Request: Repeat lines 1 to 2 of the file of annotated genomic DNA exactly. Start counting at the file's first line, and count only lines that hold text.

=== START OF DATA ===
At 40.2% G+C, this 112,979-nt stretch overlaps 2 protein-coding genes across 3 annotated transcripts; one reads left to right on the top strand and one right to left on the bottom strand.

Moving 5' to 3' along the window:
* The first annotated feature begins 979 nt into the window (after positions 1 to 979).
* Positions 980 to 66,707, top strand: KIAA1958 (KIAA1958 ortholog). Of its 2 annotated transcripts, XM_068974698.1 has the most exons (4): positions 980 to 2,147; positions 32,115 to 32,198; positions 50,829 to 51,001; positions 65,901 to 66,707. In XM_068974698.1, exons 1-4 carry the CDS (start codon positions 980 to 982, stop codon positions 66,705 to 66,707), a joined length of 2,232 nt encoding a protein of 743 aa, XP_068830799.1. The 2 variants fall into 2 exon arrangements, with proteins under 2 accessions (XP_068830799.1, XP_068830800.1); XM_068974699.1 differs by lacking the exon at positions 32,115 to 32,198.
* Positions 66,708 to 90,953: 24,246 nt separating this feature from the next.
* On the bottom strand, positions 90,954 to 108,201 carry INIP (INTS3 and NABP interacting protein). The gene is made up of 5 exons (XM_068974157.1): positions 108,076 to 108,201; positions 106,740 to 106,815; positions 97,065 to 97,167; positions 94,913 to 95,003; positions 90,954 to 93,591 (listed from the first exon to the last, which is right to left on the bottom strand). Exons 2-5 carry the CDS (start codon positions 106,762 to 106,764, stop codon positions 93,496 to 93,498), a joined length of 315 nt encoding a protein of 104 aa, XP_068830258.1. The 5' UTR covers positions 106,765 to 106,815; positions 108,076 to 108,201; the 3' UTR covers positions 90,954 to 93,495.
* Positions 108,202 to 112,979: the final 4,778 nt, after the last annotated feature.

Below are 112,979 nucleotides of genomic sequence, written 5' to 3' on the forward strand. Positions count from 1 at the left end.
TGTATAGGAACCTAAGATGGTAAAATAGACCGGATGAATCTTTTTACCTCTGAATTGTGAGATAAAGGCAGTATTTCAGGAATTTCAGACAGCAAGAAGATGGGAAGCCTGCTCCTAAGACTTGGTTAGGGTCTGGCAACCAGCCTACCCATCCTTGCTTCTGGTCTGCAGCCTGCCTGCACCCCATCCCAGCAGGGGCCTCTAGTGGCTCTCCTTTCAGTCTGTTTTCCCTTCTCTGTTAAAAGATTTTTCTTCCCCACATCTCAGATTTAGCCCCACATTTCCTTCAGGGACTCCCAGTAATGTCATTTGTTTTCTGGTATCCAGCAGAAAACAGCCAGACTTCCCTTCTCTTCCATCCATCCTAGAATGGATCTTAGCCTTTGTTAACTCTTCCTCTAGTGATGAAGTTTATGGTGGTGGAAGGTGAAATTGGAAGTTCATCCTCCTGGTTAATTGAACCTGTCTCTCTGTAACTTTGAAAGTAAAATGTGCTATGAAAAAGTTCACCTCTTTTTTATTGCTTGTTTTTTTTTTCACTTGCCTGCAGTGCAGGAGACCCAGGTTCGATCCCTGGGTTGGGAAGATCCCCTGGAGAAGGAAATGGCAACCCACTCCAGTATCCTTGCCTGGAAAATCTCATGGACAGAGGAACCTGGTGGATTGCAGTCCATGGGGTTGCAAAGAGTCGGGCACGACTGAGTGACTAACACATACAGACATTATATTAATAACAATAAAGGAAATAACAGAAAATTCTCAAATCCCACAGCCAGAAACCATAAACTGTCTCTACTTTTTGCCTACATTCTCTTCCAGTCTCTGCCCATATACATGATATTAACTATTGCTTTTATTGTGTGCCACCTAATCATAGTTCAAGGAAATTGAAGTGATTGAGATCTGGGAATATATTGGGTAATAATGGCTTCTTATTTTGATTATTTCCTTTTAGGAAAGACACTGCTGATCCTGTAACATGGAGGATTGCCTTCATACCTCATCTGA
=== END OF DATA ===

At 40.2% G+C, this 112,979-nt stretch overlaps 2 protein-coding genes across 3 annotated transcripts; one reads left to right on the top strand and one right to left on the bottom strand.

Moving 5' to 3' along the window: